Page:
Sunseeker has found a way to return to winning ways. With a good order book increase and healthy return to profit, the company appears to have recovered from a particularly bleak period for the luxury yacht building industry. In recent years the market has been extremely bad for Sunseeker and other British boat builders such as Princess and Fairline which had been restructuring and applying redundancies. The main reason that these businesses seem to have recovered, is due to the pound plummeting after Brexit making prices much more competitive when compared to their foreign rivals in export markets. However, the future is not entirely rosy, as Brexit may give with one hand and take with the other as tariffs, export costs and delays may see the demise of one or more of these companies in the future.
As a business which focuses primarily on very affluent customers, the market tends to focus of the same ownership group year after year. As the numbers of this particularly wealthy international group with an interest in owning and operating boats tends to stay generally the same overall year after year, the focus group for these types of products is very specific.
The strongest part of the market is at the very top where there are good profit margins and repeat business available on the huge ocean-going yachts of the very wealthy. Making sure these types of sales are as easy as possible is crucial to keep revenue ticking over and securing the big contracts for the vessels that will provide years of work for a company. As a result, Sunseeker offers part exchange, finance and endless bespoke options on its biggest yachts.
The trend in the market has been for yacht companies to focus increasingly on the top end of the market, producing more and more models aimed at the super rich. This has encouraged more companies than ever before to produce 100 foot plus vessels and Sunseeker is no different. The company traditionally focused on smaller vessels that were sports boat orientated but has followed the money and profit margins in the market. The profit margins at the top end of the market are very large and the business is fairly reliable.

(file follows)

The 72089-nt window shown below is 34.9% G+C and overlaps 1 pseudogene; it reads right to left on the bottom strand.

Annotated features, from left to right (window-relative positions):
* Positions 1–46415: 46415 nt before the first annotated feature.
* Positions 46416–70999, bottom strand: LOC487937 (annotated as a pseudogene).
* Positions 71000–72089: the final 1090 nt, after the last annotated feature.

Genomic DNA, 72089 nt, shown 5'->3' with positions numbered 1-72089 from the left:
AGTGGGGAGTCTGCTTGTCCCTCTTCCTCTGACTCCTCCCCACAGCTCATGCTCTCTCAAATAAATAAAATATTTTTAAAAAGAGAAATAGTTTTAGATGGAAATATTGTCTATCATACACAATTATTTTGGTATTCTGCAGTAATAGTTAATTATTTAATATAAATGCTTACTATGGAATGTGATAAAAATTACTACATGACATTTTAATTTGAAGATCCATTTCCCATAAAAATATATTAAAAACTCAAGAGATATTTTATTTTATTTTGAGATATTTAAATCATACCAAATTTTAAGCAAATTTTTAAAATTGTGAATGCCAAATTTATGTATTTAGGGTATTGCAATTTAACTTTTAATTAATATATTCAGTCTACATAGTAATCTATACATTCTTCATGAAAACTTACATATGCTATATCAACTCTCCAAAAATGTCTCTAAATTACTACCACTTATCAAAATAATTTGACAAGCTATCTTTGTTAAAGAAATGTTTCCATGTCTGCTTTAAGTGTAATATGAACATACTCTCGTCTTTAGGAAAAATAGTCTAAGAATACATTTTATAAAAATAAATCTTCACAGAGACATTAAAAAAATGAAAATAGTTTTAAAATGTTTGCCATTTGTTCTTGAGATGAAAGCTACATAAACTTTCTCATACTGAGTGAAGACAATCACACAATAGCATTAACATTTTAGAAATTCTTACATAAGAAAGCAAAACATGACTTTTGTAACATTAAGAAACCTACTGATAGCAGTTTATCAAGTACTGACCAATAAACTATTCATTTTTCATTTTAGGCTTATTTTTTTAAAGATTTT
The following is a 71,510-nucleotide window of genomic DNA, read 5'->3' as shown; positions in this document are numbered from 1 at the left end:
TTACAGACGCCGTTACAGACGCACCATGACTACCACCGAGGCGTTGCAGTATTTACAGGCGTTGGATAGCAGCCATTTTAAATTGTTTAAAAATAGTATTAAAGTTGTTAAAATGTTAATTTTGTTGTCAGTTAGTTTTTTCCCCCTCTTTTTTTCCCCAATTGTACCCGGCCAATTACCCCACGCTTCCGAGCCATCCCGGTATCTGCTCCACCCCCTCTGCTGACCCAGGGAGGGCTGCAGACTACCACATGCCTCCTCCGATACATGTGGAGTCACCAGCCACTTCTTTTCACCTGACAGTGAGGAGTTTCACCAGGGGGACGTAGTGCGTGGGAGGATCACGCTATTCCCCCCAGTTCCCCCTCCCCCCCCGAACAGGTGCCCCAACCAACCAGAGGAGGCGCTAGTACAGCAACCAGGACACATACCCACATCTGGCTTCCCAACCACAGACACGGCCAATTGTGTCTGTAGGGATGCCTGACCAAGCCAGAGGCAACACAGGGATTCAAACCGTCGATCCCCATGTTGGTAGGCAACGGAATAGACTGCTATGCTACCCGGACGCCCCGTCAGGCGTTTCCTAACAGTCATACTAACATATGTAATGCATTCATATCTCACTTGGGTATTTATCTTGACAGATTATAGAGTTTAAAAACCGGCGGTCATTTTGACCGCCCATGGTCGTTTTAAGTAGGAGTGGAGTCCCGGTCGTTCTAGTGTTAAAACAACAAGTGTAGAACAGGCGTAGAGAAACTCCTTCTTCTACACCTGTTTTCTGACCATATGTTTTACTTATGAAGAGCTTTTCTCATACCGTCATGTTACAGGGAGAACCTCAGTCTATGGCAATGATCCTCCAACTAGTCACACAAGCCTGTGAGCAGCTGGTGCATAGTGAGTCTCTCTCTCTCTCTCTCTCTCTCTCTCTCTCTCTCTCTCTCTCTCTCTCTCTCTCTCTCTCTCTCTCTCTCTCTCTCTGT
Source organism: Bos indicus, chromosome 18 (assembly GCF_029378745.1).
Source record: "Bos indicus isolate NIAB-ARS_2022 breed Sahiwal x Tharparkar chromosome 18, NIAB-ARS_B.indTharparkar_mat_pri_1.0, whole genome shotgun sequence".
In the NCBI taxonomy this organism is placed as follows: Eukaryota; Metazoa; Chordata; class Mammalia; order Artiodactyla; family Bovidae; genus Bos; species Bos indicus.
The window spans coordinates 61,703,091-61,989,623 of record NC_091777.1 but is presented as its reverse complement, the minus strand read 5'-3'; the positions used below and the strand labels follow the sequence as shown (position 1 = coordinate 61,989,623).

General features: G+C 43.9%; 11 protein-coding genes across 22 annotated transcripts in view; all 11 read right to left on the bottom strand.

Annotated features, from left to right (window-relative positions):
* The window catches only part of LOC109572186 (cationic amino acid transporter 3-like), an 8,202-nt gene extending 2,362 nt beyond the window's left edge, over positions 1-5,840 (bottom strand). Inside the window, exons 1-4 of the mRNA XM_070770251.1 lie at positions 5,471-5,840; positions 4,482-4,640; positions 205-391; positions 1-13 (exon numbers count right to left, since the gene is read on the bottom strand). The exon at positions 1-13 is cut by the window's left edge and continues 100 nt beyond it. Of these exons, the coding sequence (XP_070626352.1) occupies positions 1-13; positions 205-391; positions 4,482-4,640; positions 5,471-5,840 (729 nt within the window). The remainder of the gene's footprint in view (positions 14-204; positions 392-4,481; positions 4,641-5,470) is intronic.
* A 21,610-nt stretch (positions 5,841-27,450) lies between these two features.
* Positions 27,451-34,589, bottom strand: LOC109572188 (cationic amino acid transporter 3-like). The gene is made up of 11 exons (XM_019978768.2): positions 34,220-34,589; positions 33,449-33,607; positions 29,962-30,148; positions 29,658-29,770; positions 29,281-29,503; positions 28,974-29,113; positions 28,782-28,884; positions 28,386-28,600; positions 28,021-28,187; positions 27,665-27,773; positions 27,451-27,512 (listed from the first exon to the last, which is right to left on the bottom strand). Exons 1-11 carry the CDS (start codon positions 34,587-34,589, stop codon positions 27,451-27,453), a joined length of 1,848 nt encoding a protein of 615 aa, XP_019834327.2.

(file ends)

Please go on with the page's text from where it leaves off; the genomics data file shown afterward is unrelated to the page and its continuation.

Following the collapse of the pound since the announcement of Brexit and the subsequent snap general election in 2017, exports from the UK have been improving. Primarily UK yacht builders sell their products for operation in foreign markets, such as the Mediterranean, Middle East or Asia and so any currency advantage like this is extremely beneficial for this market. Bosses of British yacht companies said sales had increased as much as 50% in the second-half of 2016 compared with the previous year because of the Brexit factor discount for foreign buyers.
Tariffs, border movement problems, immigration restrictions and export delays are all possible things which could really hurt these businesses in the future. Only the Brexit scenario in which trade conditions were kept largely the same would be good for the UK boat building business and all other scenarios are likely to really hurt British exports in the immediate future.
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